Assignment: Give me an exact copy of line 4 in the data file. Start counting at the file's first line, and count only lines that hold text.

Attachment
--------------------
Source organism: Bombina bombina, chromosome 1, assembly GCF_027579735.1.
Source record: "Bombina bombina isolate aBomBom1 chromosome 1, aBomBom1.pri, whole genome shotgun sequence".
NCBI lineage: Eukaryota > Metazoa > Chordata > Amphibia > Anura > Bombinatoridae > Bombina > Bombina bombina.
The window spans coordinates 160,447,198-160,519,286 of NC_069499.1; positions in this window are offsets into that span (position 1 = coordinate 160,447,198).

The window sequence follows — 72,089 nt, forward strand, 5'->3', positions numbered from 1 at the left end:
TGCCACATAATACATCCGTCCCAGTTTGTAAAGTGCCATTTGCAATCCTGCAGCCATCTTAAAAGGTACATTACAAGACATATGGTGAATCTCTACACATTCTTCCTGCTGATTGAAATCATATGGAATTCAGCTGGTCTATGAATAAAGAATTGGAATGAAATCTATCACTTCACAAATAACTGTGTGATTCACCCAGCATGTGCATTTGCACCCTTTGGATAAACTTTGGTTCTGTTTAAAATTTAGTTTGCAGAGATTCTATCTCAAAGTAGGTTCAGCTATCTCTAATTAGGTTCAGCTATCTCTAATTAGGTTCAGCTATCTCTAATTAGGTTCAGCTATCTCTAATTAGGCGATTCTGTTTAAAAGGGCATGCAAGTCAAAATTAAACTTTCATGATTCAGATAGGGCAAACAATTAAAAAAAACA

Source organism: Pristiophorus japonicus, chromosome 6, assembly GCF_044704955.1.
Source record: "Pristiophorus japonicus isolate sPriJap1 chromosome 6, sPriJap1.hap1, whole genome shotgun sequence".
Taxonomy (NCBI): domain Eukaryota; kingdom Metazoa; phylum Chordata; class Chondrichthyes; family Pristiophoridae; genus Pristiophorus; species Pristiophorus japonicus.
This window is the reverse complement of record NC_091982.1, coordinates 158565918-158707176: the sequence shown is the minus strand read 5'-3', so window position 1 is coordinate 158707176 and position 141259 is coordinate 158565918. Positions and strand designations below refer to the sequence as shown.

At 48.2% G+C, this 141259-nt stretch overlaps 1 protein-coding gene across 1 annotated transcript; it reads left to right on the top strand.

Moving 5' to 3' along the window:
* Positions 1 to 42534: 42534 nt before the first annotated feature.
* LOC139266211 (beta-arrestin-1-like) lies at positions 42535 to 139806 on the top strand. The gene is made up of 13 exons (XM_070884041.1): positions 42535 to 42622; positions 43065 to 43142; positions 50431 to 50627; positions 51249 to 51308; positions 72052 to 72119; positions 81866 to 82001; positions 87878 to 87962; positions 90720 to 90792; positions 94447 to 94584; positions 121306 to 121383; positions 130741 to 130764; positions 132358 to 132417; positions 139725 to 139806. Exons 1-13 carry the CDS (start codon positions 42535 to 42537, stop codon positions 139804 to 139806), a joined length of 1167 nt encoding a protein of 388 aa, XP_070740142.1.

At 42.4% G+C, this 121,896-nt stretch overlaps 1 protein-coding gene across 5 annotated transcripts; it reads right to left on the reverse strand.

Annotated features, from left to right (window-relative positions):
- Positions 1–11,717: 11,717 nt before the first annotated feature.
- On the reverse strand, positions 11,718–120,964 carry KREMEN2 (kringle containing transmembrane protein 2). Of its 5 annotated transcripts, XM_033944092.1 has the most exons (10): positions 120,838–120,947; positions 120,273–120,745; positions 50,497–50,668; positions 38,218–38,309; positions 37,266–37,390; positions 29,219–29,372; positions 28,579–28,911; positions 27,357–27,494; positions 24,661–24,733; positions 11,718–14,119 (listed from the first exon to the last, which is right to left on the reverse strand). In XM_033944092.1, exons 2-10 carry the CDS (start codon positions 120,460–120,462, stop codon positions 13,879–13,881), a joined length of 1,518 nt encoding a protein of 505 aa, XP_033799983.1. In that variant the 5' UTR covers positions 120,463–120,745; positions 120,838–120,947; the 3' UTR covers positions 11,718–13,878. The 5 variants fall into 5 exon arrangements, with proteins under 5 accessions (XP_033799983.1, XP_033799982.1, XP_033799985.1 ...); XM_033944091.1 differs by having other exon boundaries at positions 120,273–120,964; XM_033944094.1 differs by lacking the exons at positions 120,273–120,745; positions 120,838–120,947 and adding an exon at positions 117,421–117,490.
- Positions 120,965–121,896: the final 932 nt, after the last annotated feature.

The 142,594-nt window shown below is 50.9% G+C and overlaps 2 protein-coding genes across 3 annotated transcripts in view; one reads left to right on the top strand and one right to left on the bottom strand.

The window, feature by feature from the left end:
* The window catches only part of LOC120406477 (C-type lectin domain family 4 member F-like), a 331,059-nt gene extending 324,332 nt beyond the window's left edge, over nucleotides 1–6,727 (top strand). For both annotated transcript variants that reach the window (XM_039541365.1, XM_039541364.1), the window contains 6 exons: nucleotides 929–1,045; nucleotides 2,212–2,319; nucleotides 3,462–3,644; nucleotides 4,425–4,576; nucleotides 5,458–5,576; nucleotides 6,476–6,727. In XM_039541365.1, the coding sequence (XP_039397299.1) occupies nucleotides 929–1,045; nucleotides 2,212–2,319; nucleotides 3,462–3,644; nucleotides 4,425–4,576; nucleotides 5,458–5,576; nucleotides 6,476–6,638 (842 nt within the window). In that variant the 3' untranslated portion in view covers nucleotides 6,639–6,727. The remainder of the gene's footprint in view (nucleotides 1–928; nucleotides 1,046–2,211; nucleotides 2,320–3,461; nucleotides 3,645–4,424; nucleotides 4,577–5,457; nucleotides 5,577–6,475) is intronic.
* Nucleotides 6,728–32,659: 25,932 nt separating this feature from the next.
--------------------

The window spans coordinates 160,447,198-160,519,286 of NC_069499.1; positions in this window are offsets into that span (position 1 = coordinate 160,447,198).